Ruffed grouse populations in Wisconsin have dropped slightly again this spring as the population heads for the bottom of its boom-to-bust cycle.
Wisconsin's roadside grouse survey showed a 1 percent decline from last year.
"This decrease is quite minor, and isn't unexpected at this point in the population cycle,'' said Brian Dhuey, DNR wildlife surveys coordinator.
Ruffed grouse populations are known to rise and fall over a nine to 11 year cycle. The last peak in Wisconsin's cycle occurred in 2011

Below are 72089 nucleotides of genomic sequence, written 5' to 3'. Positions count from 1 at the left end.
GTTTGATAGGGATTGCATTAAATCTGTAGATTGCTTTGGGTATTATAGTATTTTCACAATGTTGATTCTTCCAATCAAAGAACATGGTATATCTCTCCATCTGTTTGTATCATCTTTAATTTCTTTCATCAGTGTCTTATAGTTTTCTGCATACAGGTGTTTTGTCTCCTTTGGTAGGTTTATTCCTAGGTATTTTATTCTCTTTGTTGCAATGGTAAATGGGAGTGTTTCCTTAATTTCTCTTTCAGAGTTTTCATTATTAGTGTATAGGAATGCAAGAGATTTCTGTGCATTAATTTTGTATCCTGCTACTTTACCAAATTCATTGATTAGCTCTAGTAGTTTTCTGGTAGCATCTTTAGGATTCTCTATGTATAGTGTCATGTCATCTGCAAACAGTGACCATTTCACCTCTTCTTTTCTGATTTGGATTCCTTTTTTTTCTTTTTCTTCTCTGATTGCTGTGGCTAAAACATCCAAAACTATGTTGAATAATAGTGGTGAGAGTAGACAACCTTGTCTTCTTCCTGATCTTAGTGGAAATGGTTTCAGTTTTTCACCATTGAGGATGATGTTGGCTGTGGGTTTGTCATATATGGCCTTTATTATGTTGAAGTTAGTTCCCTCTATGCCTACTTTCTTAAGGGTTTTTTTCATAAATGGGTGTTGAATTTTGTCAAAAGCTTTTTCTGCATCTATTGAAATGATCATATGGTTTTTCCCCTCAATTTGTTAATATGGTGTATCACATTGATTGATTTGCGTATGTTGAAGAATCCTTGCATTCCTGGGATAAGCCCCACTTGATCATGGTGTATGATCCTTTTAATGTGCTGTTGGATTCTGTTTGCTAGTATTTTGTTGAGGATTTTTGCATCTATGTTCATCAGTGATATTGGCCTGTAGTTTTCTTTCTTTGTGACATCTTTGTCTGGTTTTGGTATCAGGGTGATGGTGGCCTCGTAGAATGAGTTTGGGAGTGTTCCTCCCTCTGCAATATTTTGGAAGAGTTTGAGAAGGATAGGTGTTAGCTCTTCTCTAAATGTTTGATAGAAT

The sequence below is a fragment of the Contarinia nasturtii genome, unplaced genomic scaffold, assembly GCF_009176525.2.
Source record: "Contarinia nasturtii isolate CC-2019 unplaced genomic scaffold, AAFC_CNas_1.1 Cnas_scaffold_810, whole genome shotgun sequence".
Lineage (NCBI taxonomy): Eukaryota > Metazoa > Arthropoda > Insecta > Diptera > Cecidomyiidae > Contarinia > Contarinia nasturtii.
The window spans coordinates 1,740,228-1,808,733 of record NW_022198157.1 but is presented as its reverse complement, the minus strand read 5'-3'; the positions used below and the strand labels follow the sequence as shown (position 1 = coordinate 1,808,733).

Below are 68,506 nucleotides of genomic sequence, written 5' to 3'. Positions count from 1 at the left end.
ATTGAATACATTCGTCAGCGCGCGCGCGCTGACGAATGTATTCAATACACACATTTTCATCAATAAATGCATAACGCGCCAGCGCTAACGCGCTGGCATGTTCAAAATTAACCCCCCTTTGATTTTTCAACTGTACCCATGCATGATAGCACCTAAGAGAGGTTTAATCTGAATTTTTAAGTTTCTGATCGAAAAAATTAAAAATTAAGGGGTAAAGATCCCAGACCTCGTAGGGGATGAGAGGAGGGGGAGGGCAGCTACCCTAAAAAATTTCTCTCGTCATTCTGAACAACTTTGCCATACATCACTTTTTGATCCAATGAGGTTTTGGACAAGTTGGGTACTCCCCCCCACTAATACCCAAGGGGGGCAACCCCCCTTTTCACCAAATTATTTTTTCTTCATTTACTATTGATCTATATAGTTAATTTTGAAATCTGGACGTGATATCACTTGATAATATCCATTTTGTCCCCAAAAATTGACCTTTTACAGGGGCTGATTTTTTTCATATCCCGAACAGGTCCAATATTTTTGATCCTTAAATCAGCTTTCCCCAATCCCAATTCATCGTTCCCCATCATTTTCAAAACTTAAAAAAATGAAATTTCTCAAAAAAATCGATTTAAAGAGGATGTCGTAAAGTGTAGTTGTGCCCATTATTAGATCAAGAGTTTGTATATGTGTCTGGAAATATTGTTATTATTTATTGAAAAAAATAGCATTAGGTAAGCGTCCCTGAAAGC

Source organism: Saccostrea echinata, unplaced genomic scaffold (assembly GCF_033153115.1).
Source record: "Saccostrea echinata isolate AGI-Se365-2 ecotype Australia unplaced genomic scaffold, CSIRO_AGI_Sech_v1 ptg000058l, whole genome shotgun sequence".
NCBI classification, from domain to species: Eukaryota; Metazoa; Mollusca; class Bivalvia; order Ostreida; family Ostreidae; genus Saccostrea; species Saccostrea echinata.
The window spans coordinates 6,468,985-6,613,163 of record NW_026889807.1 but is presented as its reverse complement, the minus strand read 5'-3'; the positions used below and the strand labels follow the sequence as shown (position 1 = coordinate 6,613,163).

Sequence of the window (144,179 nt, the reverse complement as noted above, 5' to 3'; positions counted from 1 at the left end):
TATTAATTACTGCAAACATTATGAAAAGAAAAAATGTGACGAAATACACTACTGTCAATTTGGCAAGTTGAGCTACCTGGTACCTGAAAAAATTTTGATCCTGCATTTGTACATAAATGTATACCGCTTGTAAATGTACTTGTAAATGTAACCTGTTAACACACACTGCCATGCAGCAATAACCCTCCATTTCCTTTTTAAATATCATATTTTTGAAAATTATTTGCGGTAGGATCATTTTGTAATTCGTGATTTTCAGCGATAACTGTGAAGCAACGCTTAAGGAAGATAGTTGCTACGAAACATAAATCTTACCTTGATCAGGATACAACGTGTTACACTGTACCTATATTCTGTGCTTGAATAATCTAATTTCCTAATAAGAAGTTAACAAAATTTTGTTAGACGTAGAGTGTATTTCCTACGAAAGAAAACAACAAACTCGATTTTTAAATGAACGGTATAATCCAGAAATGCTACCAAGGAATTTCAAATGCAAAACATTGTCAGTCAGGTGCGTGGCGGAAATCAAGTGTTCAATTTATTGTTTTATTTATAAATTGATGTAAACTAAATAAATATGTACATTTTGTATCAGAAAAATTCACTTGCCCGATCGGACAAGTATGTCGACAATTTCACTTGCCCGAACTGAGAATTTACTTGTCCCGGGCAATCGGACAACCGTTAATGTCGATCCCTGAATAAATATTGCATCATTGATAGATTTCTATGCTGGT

"We are headed to the low point in the cycle, which usually occurs in years ending in a 4, 5, or 6, so we are either at the low point or getting close; only time will tell," Dhuey said.
Minnesota's spring grouse drumming survey was recently completed, but the results won't be available until next month. Minnesota's population, too, is on the downswing, but grouse fans are hoping the snowy winter helped more birds survive. Grouse burrow in light, fluffy snow for safety.
In Wisconsin, one of the primary regions for grouse in the state, the central region, showed a 24 percent drop in the number of drums heard per stop. A second primary region in northern Wisconsin showed a 3 percent increase.